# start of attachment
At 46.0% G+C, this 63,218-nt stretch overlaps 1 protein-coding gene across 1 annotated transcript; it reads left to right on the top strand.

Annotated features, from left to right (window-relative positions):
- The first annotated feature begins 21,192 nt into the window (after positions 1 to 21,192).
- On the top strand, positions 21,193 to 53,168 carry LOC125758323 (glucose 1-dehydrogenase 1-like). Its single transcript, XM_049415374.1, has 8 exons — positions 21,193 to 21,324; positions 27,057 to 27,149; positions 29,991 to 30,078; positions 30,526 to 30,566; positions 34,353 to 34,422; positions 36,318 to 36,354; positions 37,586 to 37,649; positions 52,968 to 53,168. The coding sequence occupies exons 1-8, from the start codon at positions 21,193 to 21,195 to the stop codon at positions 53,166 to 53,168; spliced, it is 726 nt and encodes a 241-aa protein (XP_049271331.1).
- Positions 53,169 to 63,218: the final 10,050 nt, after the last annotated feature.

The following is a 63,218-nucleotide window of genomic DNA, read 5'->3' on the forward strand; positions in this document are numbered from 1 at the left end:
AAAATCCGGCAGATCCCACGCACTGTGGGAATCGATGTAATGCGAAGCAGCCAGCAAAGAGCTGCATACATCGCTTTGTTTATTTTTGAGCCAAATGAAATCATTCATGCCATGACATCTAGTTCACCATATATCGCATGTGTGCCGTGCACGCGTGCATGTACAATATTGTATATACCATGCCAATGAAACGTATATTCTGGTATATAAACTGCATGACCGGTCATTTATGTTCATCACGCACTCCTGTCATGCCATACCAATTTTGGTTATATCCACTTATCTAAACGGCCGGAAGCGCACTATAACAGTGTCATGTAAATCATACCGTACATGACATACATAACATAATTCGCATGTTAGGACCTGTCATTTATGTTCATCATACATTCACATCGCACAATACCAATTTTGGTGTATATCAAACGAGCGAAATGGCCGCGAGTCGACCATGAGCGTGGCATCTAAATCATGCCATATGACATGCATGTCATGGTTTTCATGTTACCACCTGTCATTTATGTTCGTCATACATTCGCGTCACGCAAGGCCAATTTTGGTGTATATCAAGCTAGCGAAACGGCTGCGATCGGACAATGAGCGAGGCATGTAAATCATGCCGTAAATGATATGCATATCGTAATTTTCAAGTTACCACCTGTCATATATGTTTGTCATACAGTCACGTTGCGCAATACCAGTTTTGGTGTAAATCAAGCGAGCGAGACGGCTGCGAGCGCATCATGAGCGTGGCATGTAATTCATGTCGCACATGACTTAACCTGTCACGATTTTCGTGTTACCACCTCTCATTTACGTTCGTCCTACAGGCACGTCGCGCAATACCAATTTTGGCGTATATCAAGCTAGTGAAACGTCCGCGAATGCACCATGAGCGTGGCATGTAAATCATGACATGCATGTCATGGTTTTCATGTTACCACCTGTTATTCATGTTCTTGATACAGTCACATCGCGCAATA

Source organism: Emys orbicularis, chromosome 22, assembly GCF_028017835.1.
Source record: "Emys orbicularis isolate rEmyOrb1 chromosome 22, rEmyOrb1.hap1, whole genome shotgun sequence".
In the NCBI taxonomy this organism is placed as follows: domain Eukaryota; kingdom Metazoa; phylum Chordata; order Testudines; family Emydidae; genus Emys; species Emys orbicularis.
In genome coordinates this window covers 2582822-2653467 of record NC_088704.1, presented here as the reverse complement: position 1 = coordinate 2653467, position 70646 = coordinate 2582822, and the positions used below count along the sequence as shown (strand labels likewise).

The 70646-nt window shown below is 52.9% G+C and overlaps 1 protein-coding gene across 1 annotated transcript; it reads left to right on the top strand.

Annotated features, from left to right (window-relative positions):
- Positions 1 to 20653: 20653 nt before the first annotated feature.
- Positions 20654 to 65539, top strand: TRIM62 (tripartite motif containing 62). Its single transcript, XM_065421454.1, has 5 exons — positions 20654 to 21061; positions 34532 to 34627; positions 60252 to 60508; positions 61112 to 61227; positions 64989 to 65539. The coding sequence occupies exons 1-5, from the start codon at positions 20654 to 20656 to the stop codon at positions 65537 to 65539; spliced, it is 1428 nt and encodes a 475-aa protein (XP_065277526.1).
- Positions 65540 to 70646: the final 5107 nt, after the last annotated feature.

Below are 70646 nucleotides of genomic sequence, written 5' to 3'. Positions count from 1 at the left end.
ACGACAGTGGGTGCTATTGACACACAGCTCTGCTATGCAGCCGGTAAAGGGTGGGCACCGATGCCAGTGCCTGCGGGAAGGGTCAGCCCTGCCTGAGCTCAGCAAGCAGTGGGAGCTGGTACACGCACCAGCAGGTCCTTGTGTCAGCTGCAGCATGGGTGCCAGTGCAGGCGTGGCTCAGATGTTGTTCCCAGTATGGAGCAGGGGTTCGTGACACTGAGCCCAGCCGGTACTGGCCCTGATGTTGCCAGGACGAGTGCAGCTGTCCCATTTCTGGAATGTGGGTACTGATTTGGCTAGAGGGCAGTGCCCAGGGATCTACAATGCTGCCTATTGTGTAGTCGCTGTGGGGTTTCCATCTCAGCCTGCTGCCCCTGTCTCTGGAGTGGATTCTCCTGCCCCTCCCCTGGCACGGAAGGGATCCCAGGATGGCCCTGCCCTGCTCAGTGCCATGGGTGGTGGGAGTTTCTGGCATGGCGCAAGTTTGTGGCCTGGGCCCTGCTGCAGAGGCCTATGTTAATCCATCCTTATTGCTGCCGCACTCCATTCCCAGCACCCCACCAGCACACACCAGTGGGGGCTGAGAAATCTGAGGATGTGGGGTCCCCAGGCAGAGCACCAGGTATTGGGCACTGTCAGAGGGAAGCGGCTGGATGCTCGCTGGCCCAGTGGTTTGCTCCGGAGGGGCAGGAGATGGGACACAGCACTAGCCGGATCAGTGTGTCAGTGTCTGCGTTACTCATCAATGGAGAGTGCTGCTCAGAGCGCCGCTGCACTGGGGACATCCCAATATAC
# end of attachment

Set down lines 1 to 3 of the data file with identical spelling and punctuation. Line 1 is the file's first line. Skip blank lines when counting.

At 46.0% G+C, this 63,218-nt stretch overlaps 1 protein-coding gene across 1 annotated transcript; it reads left to right on the top strand.

Annotated features, from left to right (window-relative positions):
- The first annotated feature begins 21,192 nt into the window (after positions 1 to 21,192).